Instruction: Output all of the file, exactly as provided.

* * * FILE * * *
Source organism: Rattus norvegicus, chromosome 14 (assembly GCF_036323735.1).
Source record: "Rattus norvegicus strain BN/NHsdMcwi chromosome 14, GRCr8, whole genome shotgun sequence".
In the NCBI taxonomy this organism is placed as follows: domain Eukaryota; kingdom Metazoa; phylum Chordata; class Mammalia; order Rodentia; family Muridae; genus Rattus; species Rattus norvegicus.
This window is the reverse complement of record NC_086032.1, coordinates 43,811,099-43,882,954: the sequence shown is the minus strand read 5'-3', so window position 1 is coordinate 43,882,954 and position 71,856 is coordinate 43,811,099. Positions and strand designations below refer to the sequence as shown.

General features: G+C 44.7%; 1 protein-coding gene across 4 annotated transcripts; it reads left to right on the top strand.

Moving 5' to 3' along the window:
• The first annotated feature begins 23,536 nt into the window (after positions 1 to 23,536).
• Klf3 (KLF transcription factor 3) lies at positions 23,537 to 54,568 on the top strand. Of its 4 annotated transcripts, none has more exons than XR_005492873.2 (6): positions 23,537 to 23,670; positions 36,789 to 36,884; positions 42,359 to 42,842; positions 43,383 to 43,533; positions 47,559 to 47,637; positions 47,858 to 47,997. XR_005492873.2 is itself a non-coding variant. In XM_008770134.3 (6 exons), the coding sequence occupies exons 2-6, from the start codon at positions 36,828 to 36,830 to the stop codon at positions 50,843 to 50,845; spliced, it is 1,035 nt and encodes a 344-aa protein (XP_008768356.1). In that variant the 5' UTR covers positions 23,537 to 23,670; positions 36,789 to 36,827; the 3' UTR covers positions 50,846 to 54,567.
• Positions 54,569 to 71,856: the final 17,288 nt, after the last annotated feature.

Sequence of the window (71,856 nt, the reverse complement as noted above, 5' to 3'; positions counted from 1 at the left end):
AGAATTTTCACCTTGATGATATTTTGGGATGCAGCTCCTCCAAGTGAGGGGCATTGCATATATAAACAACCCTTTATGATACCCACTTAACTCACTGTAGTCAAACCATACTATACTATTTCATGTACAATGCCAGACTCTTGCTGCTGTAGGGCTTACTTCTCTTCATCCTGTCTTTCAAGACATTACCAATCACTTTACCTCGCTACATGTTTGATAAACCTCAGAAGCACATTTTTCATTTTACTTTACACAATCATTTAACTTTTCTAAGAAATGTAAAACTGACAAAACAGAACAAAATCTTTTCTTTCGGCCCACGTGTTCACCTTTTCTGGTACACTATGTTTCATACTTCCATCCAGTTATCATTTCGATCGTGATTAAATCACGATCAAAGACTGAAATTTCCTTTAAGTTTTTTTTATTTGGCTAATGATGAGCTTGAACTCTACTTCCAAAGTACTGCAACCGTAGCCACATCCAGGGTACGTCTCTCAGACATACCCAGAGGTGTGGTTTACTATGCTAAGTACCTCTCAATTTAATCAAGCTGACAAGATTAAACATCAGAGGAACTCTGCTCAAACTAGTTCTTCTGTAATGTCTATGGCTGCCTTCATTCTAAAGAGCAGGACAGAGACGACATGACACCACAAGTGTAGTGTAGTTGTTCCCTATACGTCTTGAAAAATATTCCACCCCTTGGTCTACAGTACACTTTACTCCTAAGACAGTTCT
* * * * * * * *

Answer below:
Source organism: Rattus norvegicus, chromosome 14 (assembly GCF_036323735.1).
Source record: "Rattus norvegicus strain BN/NHsdMcwi chromosome 14, GRCr8, whole genome shotgun sequence".
In the NCBI taxonomy this organism is placed as follows: domain Eukaryota; kingdom Metazoa; phylum Chordata; class Mammalia; order Rodentia; family Muridae; genus Rattus; species Rattus norvegicus.
This window is the reverse complement of record NC_086032.1, coordinates 43,811,099-43,882,954: the sequence shown is the minus strand read 5'-3', so window position 1 is coordinate 43,882,954 and position 71,856 is coordinate 43,811,099. Positions and strand designations below refer to the sequence as shown.

General features: G+C 44.7%; 1 protein-coding gene across 4 annotated transcripts; it reads left to right on the top strand.

Moving 5' to 3' along the window:
• The first annotated feature begins 23,536 nt into the window (after positions 1 to 23,536).
• Klf3 (KLF transcription factor 3) lies at positions 23,537 to 54,568 on the top strand. Of its 4 annotated transcripts, none has more exons than XR_005492873.2 (6): positions 23,537 to 23,670; positions 36,789 to 36,884; positions 42,359 to 42,842; positions 43,383 to 43,533; positions 47,559 to 47,637; positions 47,858 to 47,997. XR_005492873.2 is itself a non-coding variant. In XM_008770134.3 (6 exons), the coding sequence occupies exons 2-6, from the start codon at positions 36,828 to 36,830 to the stop codon at positions 50,843 to 50,845; spliced, it is 1,035 nt and encodes a 344-aa protein (XP_008768356.1). In that variant the 5' UTR covers positions 23,537 to 23,670; positions 36,789 to 36,827; the 3' UTR covers positions 50,846 to 54,567.
• Positions 54,569 to 71,856: the final 17,288 nt, after the last annotated feature.

Sequence of the window (71,856 nt, the reverse complement as noted above, 5' to 3'; positions counted from 1 at the left end):
AGAATTTTCACCTTGATGATATTTTGGGATGCAGCTCCTCCAAGTGAGGGGCATTGCATATATAAACAACCCTTTATGATACCCACTTAACTCACTGTAGTCAAACCATACTATACTATTTCATGTACAATGCCAGACTCTTGCTGCTGTAGGGCTTACTTCTCTTCATCCTGTCTTTCAAGACATTACCAATCACTTTACCTCGCTACATGTTTGATAAACCTCAGAAGCACATTTTTCATTTTACTTTACACAATCATTTAACTTTTCTAAGAAATGTAAAACTGACAAAACAGAACAAAATCTTTTCTTTCGGCCCACGTGTTCACCTTTTCTGGTACACTATGTTTCATACTTCCATCCAGTTATCATTTCGATCGTGATTAAATCACGATCAAAGACTGAAATTTCCTTTAAGTTTTTTTTATTTGGCTAATGATGAGCTTGAACTCTACTTCCAAAGTACTGCAACCGTAGCCACATCCAGGGTACGTCTCTCAGACATACCCAGAGGTGTGGTTTACTATGCTAAGTACCTCTCAATTTAATCAAGCTGACAAGATTAAACATCAGAGGAACTCTGCTCAAACTAGTTCTTCTGTAATGTCTATGGCTGCCTTCATTCTAAAGAGCAGGACAGAGACGACATGACACCACAAGTGTAGTGTAGTTGTTCCCTATACGTCTTGAAAAATATTCCACCCCTTGGTCTACAGTACACTTTACTCCTAAGACAGTTCT